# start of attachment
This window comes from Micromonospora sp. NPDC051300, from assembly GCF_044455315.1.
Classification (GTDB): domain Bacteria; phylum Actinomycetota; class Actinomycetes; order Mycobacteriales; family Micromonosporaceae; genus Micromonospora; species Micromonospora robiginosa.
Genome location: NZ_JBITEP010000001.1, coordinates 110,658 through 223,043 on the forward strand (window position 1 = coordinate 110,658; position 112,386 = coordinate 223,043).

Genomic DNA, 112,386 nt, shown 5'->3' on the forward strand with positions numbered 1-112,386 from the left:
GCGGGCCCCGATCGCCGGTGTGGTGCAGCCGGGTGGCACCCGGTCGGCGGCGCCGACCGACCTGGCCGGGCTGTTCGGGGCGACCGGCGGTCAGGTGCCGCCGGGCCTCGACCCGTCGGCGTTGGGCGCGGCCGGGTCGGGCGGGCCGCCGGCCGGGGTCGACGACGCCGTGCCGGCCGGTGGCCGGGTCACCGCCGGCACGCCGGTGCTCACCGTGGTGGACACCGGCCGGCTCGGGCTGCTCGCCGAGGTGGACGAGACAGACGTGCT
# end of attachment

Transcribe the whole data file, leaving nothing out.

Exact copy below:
This window comes from Micromonospora sp. NPDC051300, from assembly GCF_044455315.1.
Classification (GTDB): domain Bacteria; phylum Actinomycetota; class Actinomycetes; order Mycobacteriales; family Micromonosporaceae; genus Micromonospora; species Micromonospora robiginosa.
Genome location: NZ_JBITEP010000001.1, coordinates 110,658 through 223,043 on the forward strand (window position 1 = coordinate 110,658; position 112,386 = coordinate 223,043).

Genomic DNA, 112,386 nt, shown 5'->3' on the forward strand with positions numbered 1-112,386 from the left:
GCGGGCCCCGATCGCCGGTGTGGTGCAGCCGGGTGGCACCCGGTCGGCGGCGCCGACCGACCTGGCCGGGCTGTTCGGGGCGACCGGCGGTCAGGTGCCGCCGGGCCTCGACCCGTCGGCGTTGGGCGCGGCCGGGTCGGGCGGGCCGCCGGCCGGGGTCGACGACGCCGTGCCGGCCGGTGGCCGGGTCACCGCCGGCACGCCGGTGCTCACCGTGGTGGACACCGGCCGGCTCGGGCTGCTCGCCGAGGTGGACGAGACAGACGTGCT